- Growing concern over the link between slaughterhouse practices and the increase of violent crimes.
- Previous study on 581 US counties from 1994 to 2002 shows the annual arrest and report average increases with presence of a slaughterhouse.
- New study reports that the presence of a slaughterhouse corresponds with a 166% increase in arrests for rape.
Studies Link Slaughterhouses and Violent Crimes Increase
There is a growing concern for the constructed socially-sanctioned violence against farmed animals in the agricultural industries and the flow on effects of violence into our society.
It is thought that children who are cruel to animals are more likely to bully other children, that adults who are cruel to animals are more likely to commit other crimes, particularly violent crimes, such as domestic violence and child abuse. At the more extreme end of the anti-social behaviour continuum, FBI work has shown that animal cruelty is a prominent behaviour in the profiles of violent criminals.
Today, it is accepted by professionals and scientists alike that mistreating animals is not an isolated behaviour but part of a constellation of anti-social behaviours. As a society, we reject those who intentionally harm animals and subsequently fear that such behaviours will then transplant to human victims. Conversely, we then sanction the employment and resulting mandatory violence committed by workers against billions of farmed animals in agriculture every year. Society has convinced itself that a contradiction does not exist, that violence in the context of full-time financial employment is acceptable and without impact.
They are wrong.
The Violent Crimes Link
The 1906 novel written by Upton Sinclair, The Jungle, galvanised readers after describing that the hellish world of factory slaughterhouses was as dangerous to human beings as it was to pigs–it even prompted President Roosevelt to order reforms to the meat industry. In 2009, this literary classic was essentially proven to be correct by Criminology Professor, Amy Fitzgerald.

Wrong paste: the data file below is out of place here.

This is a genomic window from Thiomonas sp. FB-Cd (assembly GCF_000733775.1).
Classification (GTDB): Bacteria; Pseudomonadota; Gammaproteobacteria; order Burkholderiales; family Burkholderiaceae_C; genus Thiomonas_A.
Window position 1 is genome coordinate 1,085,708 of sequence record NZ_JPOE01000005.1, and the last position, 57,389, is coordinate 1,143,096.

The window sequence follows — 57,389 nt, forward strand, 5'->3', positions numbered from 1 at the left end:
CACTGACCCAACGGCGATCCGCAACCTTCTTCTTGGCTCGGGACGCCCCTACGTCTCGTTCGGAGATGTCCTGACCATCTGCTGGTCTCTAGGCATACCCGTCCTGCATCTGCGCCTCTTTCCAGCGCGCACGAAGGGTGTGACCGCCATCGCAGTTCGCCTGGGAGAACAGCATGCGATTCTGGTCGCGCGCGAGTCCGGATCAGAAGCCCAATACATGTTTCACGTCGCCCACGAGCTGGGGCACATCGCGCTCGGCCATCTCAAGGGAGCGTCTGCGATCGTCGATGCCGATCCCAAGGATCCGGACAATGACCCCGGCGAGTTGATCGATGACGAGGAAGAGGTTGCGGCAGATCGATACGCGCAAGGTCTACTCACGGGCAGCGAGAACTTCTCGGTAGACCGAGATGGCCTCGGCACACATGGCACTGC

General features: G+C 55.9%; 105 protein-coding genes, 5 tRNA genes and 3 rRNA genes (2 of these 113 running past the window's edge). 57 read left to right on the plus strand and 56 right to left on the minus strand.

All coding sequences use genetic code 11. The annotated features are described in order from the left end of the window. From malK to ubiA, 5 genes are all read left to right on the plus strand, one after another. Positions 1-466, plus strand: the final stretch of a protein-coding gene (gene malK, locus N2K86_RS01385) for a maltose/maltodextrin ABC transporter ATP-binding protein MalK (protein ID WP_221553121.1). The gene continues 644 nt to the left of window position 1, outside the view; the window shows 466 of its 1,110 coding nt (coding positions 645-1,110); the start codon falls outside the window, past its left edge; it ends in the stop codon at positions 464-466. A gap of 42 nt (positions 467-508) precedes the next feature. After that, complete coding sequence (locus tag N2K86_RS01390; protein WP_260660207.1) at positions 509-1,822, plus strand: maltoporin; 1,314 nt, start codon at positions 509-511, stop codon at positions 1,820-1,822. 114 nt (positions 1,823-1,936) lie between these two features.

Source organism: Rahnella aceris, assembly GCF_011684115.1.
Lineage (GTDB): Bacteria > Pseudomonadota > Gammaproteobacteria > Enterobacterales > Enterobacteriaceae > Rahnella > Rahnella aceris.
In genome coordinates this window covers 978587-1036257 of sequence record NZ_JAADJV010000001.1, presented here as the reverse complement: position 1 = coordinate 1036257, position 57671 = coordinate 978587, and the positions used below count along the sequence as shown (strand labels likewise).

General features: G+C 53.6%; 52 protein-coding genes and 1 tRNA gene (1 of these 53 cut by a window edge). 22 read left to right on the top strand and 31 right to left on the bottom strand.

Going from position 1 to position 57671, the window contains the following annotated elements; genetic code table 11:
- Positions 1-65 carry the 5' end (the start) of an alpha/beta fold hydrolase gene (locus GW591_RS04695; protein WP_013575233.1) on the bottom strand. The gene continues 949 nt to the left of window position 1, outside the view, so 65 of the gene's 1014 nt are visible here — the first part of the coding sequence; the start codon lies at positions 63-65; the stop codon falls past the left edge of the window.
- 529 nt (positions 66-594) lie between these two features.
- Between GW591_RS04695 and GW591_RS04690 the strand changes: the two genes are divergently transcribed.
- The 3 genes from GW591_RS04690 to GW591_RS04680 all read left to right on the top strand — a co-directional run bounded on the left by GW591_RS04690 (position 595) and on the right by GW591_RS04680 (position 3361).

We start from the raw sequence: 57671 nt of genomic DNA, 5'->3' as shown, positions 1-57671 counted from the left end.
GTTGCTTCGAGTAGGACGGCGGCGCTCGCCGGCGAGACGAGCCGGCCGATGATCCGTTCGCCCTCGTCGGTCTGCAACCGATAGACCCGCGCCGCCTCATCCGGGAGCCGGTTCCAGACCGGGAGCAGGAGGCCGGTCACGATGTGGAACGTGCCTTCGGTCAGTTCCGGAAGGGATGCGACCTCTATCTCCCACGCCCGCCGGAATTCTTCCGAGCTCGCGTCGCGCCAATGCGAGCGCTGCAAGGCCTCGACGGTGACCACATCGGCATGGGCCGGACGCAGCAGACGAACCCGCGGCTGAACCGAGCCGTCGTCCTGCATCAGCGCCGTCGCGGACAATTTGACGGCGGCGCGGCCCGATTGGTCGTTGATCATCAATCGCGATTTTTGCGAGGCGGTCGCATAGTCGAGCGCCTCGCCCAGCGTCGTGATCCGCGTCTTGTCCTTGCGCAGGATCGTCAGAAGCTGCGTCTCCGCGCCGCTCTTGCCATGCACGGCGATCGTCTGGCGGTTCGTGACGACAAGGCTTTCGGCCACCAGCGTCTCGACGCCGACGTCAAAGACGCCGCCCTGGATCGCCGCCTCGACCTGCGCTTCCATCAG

Fitzgerald crunched numbers from the FBI’s Uniform Crime Report database, census data, and arrest and offence reports from 581 US counties from 1994 to 2002. She found that an average-sized slaughterhouse with 175 employees would annually increase the number of arrests by 2.24 and the number of reports by 4.69 on average. The larger the slaughterhouse, the worse the local crime problem.
I have a graph that shows that as the number of slaughterhouse workers in a community increases, the crime rate also increases.
– Amy Fitzgerald.
A more recent 2014 study by Jessica Racine Jacques, a Ph.D. student at the University of Central Florida, has discovered a very strong relationship between rape and the presence of “beef” slaughterhouses in the community. While her study also looks at other forms of crime, she reports that the presence of a slaughterhouse corresponds with a 166% increase in arrests for rape.
Piers Beirne had theorised that the institutionalised harming of animals might actually affect the perpetrators, explaining that “whenever human-animal relationships are marked by authority and power, and thus by institutionalised social distance, there is an aggravated possibility of extra-institutional violence”.
The slaughterhouse occupies a contradictory position within society that other industrial processes do not. Formal regulations about requiring “humane” slaughter directly acknowledge that sentient animals who are being killed are worthy of protection–yet those who are engaged in the work of the slaughterhouse also develop emotional constructions that allow them to actually carry this kind of work out.